After he was forced to go to Hell at the end of the last season in order to regain his throne and quell a demon uprising, Lucifer Morningstar (Tom Ellis) is feeling the eternal torment. It turns out that even though only a few months have passed on Earth, thousands of years have passed in Hell. However, after he sees a familiar face in the underworld, he finds out that Chloe Decker (Lauren German) might be in trouble. Moreover, he soon discovers that his identical twin brother Michael is impersonating him on Earth. Lucifer returns in order to try and stop Michael with the help of the other regulars: His brother Amenadiel (D. B. Woodside), the demon bounty hunter Mazikeen (Lesley-Ann Brandt), Det. Dan Espinoza (Kevin Alejandro), Dr. Linda Martin (Rachael Harris), and Ella Lopez (Aimee Garcia). 

They’re the new hot couple on TV.


Sometimes I think someone really did sell their soul to make this show successful. This series invokes trope after trope constantly, including some very tired ones (introducing an unmentioned identical twin character, for example), but I still enjoy it thoroughly. We’ve had the relationship between Chloe and Lucifer going on since the beginning of the show, but every time it seems like it might go somewhere, something intervenes and resets the status quo for a bit. At the end of the last season the show was on Fox, Season 3, when the pair finally seemed poised to get together, Chloe finally witnessed Lucifer in his true form and bolted. She spent most of Season 4 getting over it and so, naturally, at the end of the season Lucifer had to leave. Given that I routinely get the same feelings of perpetual return to the mean from Eric Kripke’s other show, Supernatural, I’m guessing that’s just what he considers the best way to keep a show going for a long time. Since Supernatural has 320 episodes, he’s probably got a point. However, this season was originally supposed to be the end of the show, so, surprisingly, some stuff actually starts to move the status quo forward. After Covid-19 stalled the production the show got renewed for another season, so I don’t know if the show will undo that in the second half, but I hope not.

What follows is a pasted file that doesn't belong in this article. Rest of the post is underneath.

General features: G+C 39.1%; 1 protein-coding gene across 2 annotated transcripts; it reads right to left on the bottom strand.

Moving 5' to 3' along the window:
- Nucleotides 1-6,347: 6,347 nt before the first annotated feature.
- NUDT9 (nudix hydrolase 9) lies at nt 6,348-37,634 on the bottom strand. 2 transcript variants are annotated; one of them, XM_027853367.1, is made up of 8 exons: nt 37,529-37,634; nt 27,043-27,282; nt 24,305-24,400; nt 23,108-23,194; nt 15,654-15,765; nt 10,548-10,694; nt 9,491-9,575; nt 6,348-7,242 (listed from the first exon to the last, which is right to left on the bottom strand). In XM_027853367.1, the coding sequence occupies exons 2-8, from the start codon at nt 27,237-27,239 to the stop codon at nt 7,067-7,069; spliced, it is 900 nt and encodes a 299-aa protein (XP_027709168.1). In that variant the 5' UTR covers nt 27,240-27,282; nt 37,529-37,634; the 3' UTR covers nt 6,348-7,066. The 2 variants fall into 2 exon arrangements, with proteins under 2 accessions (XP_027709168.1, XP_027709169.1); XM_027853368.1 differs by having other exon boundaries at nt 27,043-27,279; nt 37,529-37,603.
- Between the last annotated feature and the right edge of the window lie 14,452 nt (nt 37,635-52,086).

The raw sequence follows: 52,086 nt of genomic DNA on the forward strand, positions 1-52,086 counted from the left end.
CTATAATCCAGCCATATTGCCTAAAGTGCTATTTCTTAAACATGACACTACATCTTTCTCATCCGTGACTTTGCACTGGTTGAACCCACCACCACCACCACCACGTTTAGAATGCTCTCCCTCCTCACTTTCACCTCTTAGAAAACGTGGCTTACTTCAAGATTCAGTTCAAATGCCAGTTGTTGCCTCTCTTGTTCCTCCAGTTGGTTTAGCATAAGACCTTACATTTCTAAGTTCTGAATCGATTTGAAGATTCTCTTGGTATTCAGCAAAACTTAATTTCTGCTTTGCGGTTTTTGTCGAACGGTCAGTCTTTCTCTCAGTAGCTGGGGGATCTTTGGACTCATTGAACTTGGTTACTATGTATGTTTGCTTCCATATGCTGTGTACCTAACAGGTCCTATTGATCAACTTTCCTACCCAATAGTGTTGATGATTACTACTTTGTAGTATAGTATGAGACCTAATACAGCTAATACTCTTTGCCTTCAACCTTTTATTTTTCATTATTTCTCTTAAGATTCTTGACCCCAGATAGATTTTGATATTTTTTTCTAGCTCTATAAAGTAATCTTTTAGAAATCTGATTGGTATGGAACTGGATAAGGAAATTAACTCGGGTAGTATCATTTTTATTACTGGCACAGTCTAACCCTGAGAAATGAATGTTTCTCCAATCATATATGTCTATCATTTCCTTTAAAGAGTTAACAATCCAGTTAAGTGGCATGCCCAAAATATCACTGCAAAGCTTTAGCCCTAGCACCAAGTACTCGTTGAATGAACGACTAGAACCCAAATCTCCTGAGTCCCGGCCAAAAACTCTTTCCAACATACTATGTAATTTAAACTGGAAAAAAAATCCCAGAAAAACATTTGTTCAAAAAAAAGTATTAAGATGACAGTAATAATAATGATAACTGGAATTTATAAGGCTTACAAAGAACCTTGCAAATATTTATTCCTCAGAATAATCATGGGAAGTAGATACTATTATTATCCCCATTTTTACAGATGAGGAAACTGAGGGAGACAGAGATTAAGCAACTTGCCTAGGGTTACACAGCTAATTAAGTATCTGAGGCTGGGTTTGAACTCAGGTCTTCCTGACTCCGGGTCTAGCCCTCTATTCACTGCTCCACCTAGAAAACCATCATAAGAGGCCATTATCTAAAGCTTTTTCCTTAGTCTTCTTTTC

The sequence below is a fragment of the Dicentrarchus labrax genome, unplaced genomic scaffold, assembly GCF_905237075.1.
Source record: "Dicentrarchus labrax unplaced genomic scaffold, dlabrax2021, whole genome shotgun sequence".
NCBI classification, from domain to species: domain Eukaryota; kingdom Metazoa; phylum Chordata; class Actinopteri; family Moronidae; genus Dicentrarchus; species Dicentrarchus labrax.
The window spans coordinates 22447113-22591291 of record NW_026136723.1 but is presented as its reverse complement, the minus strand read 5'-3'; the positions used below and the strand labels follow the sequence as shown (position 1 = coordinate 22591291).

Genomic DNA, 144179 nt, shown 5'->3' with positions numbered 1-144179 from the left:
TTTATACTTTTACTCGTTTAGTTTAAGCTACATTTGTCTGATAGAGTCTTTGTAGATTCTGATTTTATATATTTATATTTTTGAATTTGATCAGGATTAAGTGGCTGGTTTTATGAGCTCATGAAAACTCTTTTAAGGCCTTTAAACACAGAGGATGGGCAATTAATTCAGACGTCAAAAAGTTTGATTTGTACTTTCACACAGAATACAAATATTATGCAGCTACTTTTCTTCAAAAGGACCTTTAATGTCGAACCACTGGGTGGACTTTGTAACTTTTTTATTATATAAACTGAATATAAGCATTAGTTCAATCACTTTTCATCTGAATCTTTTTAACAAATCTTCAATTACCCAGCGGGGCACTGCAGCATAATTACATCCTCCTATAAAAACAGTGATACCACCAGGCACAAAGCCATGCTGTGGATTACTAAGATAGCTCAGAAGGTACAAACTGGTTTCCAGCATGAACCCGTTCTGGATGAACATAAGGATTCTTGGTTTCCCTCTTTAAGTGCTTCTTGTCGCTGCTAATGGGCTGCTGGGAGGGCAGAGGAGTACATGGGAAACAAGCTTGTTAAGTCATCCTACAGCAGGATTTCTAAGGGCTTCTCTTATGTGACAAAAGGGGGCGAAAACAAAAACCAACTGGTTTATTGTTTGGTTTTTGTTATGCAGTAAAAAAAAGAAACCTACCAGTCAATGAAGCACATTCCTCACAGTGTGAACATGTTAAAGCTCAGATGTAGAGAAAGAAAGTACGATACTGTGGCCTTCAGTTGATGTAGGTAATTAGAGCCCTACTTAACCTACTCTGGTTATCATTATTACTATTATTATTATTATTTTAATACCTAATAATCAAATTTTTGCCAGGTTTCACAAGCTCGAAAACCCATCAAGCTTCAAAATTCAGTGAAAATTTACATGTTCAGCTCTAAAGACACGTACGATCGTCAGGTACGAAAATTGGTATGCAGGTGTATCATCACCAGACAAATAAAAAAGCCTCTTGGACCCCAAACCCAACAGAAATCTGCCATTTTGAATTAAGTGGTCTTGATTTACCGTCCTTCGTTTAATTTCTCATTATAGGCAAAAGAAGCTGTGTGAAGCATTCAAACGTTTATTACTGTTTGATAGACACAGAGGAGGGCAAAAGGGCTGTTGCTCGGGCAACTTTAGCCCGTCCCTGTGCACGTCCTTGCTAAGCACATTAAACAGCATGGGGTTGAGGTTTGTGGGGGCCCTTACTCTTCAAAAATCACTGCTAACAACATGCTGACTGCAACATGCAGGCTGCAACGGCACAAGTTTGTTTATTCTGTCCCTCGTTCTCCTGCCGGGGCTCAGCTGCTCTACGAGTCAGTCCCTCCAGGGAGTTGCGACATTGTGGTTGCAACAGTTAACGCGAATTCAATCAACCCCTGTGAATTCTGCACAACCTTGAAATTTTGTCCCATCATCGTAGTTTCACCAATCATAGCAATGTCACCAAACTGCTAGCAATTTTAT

They even do the show within a show trope and I love it.

A big part of why the show works is that it properly maintains the balance between the episodic mysteries that Lucifer and Chloe encounter as part of the LAPD and the overall story arcs. For example, last season, a big arc was the birth of baby Charlie, Amenadiel and Linda’s baby, and this season deals with their parenting a lot, usually by just having them caring for the infant while talking to the others. It allows all of the plots to move forward together, or at least to not feel like they’ve been dropped. 

They also do a great job with experimental episodes.

Tom Ellis does double duty in this season as both Michael and Lucifer, and you can tell the difference in the characters by more than just his accent (Michael has an American accent for some reason). Michael, despite being God’s literal right hand in most Biblical dogma, is the more duplicitous of the two and also the less confident. Even when he’s attempting to be Lucifer, he constantly seems a bit more on edge. I think it might be a reflection of the idea that someone who always tells the truth never has to worry about what to say next. Brandt does a good job of portraying Mazikeen as still heartbroken after getting rejected by Eve in the last season. The character is trying to deal with some very relatable issues, even though she is supposed to be a literal soulless demon. 

The evil twin of the devil is a weird statement.

Overall, solid addition to the show, albeit a bit short since it’s only half of a season. Can’t wait for the finale.

If you want to check out some more by the Joker on the Sofa, check out the 100 Greatest TV Episodes of All TimeCollection of TV EpisodesCollection of Movie Reviews, or the Joker on the Sofa Reviews.

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Netflix Review – Lucifer Seasons 1-3: A Devil for the Sympathy

Once Upon A Time the Devil took a vacation.